"We believe that if this money is no longer stolen by our new political class, Romania would have 40 percent more, and here I' m talking about wages or pensions," he said.

His populist party, which was only created two years ago, is polling 15 percent, trailing just behind Basescu's allies, the Just Romania Alliance, a new grouping of center-right parties.

They are unpopular for past austerity measures and perceived cronyism.

"We work 15 hours a day for 1,000 lei (⿬225) a month, is that normal?" said Ioana Stoian, a 27-year-old vendor, wrapping a sweet cheese pastry. "Diaconescu will do something. They (politicians) do nothing apart from steal and fill their pockets."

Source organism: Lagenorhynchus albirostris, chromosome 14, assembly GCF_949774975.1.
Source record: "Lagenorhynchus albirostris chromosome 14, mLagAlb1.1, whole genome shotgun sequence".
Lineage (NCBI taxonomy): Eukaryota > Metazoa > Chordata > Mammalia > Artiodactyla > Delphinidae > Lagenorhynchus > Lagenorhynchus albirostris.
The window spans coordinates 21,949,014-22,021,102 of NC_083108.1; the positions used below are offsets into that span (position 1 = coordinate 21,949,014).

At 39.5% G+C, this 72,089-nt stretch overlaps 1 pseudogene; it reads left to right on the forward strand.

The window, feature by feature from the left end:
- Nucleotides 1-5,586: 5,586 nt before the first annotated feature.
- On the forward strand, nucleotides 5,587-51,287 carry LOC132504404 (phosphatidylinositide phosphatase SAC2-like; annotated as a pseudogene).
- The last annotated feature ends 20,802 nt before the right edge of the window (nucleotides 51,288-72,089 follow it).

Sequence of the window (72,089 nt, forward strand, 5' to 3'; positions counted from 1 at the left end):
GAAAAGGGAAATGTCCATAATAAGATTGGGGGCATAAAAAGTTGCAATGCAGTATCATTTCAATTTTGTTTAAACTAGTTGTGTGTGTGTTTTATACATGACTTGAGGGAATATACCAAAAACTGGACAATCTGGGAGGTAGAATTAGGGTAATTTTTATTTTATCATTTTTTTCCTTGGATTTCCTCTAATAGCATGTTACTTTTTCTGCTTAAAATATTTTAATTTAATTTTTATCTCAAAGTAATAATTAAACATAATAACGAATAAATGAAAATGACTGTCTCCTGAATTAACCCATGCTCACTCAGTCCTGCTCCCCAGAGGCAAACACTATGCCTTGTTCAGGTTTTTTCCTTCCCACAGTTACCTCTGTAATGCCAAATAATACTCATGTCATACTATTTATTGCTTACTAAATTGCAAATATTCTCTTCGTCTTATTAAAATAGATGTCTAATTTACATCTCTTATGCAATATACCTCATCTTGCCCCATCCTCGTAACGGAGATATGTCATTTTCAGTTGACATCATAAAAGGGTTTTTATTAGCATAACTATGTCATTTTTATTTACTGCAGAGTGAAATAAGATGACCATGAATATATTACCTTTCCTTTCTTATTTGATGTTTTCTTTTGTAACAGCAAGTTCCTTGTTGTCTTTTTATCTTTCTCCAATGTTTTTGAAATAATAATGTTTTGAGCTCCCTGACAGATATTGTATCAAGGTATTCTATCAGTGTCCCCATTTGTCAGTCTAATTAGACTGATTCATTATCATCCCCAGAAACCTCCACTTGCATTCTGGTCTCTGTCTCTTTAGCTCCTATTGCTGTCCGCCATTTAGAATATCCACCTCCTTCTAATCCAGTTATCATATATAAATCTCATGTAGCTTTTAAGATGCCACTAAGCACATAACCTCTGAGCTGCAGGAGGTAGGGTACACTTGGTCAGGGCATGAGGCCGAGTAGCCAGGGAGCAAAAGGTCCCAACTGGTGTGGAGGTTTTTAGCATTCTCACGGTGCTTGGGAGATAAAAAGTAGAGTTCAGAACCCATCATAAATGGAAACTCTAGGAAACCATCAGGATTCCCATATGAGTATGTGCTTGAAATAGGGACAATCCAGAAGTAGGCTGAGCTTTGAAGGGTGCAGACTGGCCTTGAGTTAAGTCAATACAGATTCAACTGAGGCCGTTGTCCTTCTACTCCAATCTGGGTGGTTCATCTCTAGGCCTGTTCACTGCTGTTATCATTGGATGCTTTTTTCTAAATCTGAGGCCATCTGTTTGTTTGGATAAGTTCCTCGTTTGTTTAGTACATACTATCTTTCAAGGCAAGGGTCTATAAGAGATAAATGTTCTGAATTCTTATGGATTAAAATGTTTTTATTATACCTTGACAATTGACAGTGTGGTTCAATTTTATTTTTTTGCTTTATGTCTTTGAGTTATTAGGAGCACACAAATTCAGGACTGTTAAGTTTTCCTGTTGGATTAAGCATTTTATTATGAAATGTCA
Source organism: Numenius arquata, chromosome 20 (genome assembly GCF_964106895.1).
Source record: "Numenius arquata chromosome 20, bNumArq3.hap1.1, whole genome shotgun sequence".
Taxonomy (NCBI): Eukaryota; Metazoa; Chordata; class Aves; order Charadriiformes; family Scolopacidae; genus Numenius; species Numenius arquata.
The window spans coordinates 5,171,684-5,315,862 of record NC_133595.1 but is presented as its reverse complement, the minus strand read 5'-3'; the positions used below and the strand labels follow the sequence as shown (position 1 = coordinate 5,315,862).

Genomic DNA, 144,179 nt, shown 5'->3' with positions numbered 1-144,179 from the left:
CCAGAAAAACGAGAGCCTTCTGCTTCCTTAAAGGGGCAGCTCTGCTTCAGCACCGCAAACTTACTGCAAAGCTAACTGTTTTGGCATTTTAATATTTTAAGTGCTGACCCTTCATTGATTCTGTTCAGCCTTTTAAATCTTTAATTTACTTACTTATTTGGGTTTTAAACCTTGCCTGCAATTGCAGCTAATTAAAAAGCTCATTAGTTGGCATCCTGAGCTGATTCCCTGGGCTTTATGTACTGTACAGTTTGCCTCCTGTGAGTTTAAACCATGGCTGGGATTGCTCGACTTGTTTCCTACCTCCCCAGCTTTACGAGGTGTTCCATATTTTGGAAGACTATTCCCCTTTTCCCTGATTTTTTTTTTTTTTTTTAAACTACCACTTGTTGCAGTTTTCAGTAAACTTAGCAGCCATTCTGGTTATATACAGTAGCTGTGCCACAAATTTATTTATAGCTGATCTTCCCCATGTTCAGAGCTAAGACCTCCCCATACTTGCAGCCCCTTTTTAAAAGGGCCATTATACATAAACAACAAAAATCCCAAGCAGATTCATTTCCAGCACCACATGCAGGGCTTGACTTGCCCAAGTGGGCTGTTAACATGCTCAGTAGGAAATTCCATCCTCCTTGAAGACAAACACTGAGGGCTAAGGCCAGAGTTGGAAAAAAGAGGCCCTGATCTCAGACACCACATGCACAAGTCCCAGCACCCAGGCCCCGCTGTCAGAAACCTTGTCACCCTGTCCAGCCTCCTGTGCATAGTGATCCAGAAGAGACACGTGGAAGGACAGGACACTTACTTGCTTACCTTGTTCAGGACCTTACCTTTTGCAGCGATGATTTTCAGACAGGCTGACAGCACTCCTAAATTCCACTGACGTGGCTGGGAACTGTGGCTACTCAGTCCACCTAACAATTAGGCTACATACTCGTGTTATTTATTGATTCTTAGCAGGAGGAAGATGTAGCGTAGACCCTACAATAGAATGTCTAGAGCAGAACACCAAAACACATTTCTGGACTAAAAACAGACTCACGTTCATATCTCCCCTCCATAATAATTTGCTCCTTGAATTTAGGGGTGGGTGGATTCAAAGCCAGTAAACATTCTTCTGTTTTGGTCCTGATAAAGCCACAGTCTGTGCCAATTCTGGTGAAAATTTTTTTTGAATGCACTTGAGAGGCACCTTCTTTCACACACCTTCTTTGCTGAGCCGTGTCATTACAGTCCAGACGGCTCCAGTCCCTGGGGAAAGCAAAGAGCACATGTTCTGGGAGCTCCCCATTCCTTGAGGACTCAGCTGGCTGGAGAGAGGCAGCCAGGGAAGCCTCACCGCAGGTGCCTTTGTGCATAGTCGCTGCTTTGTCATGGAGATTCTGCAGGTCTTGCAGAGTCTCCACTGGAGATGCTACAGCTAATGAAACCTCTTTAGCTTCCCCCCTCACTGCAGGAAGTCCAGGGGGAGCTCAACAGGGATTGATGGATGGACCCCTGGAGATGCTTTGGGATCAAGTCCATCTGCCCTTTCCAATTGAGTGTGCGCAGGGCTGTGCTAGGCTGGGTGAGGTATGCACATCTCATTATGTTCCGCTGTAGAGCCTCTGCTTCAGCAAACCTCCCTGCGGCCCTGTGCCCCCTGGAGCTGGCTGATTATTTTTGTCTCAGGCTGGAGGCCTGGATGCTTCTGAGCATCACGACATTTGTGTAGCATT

But some wonder whether he can be anything more than a protest candidate.

Diaconescu's party emerged "due to the disappointment of the electorate and Romanian society toward unfulfilled promises made by President Basescu and governments," said Stelian Tanase. But he predicted the party might not have the staying power to last.

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